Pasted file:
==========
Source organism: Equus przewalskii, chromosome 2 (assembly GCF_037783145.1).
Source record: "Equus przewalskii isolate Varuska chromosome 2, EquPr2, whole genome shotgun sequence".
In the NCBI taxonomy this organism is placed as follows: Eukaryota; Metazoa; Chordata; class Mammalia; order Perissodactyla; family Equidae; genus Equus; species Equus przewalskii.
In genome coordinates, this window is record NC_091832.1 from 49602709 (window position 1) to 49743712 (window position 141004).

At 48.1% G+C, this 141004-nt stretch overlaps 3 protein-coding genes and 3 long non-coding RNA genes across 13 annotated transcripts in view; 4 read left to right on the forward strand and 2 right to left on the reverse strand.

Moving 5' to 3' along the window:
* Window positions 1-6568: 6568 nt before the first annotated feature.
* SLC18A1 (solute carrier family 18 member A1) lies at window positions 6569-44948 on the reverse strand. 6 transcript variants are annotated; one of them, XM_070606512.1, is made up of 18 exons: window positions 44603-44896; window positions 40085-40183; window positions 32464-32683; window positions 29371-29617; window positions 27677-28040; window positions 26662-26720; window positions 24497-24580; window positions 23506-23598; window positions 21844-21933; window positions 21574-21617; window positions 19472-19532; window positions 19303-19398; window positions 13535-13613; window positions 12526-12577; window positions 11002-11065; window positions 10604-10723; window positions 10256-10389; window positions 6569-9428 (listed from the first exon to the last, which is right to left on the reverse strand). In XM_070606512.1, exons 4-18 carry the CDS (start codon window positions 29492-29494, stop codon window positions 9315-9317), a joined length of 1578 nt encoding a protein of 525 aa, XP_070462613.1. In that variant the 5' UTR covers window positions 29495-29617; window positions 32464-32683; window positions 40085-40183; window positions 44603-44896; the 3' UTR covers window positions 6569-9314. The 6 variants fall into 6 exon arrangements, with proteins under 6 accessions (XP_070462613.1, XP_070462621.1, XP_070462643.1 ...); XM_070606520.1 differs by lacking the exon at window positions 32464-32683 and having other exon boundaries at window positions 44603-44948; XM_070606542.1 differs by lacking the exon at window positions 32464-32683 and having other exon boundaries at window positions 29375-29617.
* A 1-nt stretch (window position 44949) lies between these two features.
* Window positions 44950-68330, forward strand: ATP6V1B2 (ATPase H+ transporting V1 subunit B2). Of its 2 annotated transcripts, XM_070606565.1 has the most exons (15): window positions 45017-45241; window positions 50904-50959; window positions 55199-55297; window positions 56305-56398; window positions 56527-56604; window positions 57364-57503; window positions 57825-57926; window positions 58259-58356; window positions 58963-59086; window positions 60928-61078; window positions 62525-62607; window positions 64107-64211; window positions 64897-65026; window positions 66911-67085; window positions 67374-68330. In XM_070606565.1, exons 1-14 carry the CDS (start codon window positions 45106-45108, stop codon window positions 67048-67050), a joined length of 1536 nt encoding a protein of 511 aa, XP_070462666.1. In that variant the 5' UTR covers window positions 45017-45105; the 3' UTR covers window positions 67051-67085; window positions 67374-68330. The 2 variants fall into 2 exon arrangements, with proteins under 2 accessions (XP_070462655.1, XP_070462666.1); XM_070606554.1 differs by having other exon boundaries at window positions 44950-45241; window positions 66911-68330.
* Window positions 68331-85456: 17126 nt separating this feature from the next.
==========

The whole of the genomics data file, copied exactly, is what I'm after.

Source organism: Equus przewalskii, chromosome 2 (assembly GCF_037783145.1).
Source record: "Equus przewalskii isolate Varuska chromosome 2, EquPr2, whole genome shotgun sequence".
In the NCBI taxonomy this organism is placed as follows: Eukaryota; Metazoa; Chordata; class Mammalia; order Perissodactyla; family Equidae; genus Equus; species Equus przewalskii.
In genome coordinates, this window is record NC_091832.1 from 49602709 (window position 1) to 49743712 (window position 141004).

At 48.1% G+C, this 141004-nt stretch overlaps 3 protein-coding genes and 3 long non-coding RNA genes across 13 annotated transcripts in view; 4 read left to right on the forward strand and 2 right to left on the reverse strand.

Moving 5' to 3' along the window:
* Window positions 1-6568: 6568 nt before the first annotated feature.
* SLC18A1 (solute carrier family 18 member A1) lies at window positions 6569-44948 on the reverse strand. 6 transcript variants are annotated; one of them, XM_070606512.1, is made up of 18 exons: window positions 44603-44896; window positions 40085-40183; window positions 32464-32683; window positions 29371-29617; window positions 27677-28040; window positions 26662-26720; window positions 24497-24580; window positions 23506-23598; window positions 21844-21933; window positions 21574-21617; window positions 19472-19532; window positions 19303-19398; window positions 13535-13613; window positions 12526-12577; window positions 11002-11065; window positions 10604-10723; window positions 10256-10389; window positions 6569-9428 (listed from the first exon to the last, which is right to left on the reverse strand). In XM_070606512.1, exons 4-18 carry the CDS (start codon window positions 29492-29494, stop codon window positions 9315-9317), a joined length of 1578 nt encoding a protein of 525 aa, XP_070462613.1. In that variant the 5' UTR covers window positions 29495-29617; window positions 32464-32683; window positions 40085-40183; window positions 44603-44896; the 3' UTR covers window positions 6569-9314. The 6 variants fall into 6 exon arrangements, with proteins under 6 accessions (XP_070462613.1, XP_070462621.1, XP_070462643.1 ...); XM_070606520.1 differs by lacking the exon at window positions 32464-32683 and having other exon boundaries at window positions 44603-44948; XM_070606542.1 differs by lacking the exon at window positions 32464-32683 and having other exon boundaries at window positions 29375-29617.
* A 1-nt stretch (window position 44949) lies between these two features.
* Window positions 44950-68330, forward strand: ATP6V1B2 (ATPase H+ transporting V1 subunit B2). Of its 2 annotated transcripts, XM_070606565.1 has the most exons (15): window positions 45017-45241; window positions 50904-50959; window positions 55199-55297; window positions 56305-56398; window positions 56527-56604; window positions 57364-57503; window positions 57825-57926; window positions 58259-58356; window positions 58963-59086; window positions 60928-61078; window positions 62525-62607; window positions 64107-64211; window positions 64897-65026; window positions 66911-67085; window positions 67374-68330. In XM_070606565.1, exons 1-14 carry the CDS (start codon window positions 45106-45108, stop codon window positions 67048-67050), a joined length of 1536 nt encoding a protein of 511 aa, XP_070462666.1. In that variant the 5' UTR covers window positions 45017-45105; the 3' UTR covers window positions 67051-67085; window positions 67374-68330. The 2 variants fall into 2 exon arrangements, with proteins under 2 accessions (XP_070462655.1, XP_070462666.1); XM_070606554.1 differs by having other exon boundaries at window positions 44950-45241; window positions 66911-68330.
* Window positions 68331-85456: 17126 nt separating this feature from the next.